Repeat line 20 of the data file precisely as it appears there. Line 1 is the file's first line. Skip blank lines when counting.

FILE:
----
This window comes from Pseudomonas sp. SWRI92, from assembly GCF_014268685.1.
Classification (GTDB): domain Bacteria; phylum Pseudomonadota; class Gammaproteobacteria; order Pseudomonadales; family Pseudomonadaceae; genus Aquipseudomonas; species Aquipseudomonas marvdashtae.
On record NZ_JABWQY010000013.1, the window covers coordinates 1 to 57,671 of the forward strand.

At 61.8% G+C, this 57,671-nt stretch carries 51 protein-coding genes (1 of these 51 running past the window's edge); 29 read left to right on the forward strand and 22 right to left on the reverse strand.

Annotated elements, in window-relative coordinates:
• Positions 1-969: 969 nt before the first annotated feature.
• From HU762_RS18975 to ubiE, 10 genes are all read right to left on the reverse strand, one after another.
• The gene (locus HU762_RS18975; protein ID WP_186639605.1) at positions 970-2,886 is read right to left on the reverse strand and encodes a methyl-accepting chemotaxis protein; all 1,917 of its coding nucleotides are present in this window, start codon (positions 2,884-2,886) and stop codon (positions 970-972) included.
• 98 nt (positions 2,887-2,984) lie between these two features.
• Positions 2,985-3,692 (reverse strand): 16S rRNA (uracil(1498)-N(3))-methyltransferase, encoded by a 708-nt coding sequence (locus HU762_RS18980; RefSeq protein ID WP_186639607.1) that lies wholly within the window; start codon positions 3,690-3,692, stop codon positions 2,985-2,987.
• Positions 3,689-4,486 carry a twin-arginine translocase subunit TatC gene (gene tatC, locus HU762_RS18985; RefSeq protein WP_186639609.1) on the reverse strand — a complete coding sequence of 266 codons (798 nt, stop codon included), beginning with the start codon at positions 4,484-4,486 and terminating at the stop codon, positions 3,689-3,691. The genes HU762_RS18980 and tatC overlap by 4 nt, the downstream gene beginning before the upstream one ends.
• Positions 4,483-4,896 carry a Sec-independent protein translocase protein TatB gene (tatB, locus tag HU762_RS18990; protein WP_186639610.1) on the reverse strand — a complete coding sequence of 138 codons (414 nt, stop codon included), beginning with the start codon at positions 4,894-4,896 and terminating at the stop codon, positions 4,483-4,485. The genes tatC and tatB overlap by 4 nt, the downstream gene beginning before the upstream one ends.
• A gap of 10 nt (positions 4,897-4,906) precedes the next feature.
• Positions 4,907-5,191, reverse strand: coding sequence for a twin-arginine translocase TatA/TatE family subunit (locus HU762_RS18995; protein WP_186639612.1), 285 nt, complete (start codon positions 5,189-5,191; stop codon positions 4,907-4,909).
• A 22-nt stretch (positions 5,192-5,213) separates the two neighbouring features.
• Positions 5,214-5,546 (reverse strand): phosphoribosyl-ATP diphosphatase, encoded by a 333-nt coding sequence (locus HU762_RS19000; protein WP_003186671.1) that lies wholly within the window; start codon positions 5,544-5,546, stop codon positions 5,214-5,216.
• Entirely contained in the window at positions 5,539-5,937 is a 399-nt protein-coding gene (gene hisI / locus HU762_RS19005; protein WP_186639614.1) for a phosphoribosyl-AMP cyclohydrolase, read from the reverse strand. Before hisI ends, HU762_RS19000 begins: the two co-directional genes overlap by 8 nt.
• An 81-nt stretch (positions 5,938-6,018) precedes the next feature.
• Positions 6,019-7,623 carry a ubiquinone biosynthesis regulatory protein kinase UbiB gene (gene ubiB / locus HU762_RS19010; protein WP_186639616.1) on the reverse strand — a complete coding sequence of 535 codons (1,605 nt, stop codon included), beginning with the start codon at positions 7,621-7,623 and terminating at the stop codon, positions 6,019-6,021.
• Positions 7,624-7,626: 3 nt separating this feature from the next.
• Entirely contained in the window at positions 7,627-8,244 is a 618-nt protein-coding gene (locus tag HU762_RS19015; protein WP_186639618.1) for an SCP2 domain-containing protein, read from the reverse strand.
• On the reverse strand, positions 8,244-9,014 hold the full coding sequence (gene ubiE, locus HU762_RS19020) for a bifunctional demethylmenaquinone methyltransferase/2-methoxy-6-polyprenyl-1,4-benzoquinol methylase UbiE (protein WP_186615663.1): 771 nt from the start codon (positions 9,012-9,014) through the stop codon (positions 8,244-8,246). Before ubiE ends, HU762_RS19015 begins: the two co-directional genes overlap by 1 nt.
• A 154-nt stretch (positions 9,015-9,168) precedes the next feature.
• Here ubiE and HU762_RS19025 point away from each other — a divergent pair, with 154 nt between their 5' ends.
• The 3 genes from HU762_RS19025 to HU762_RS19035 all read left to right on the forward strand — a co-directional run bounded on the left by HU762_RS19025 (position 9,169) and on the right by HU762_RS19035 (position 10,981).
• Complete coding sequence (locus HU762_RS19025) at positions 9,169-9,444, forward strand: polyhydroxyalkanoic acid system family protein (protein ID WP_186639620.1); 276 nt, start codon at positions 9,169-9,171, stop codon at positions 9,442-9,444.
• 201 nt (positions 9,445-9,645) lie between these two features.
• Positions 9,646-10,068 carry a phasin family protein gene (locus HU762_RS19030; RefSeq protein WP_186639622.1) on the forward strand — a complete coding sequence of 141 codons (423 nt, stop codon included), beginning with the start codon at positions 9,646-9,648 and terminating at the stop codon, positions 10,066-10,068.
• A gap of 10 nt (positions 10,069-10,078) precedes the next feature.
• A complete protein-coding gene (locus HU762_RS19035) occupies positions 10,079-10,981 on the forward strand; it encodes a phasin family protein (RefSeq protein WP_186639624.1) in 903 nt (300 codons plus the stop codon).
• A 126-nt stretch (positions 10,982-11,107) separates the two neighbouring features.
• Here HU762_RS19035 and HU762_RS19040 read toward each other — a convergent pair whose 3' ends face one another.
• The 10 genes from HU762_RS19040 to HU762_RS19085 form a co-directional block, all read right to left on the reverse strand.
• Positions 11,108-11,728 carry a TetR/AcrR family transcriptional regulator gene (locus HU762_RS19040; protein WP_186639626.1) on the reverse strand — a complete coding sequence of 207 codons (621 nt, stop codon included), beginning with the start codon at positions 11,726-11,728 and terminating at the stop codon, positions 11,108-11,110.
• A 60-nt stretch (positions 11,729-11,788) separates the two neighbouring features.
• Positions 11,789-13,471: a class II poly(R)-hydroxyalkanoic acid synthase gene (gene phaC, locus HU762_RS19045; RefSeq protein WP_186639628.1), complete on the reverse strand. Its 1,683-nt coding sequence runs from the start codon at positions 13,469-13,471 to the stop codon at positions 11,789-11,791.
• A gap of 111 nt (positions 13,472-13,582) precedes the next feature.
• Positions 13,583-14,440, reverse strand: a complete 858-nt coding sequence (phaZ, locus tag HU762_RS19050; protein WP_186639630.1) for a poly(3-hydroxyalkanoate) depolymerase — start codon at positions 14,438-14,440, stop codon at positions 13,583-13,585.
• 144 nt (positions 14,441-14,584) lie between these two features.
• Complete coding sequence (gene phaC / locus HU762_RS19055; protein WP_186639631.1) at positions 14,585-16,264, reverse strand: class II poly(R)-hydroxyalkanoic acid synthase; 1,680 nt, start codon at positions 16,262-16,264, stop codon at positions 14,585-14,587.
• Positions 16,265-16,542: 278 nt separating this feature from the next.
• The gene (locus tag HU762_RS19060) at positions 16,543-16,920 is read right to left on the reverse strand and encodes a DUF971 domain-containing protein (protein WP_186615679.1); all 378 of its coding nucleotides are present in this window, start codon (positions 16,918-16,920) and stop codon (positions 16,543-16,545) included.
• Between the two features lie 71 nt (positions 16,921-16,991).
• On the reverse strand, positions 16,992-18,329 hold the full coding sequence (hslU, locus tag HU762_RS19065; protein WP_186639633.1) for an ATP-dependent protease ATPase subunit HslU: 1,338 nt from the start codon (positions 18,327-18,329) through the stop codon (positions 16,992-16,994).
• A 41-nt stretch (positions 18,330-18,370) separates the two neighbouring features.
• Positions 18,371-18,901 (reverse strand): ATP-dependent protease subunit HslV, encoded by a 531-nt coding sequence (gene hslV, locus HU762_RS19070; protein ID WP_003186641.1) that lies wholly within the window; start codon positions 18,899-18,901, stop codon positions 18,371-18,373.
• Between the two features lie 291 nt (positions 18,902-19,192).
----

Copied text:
• Positions 7,624-7,626: 3 nt separating this feature from the next.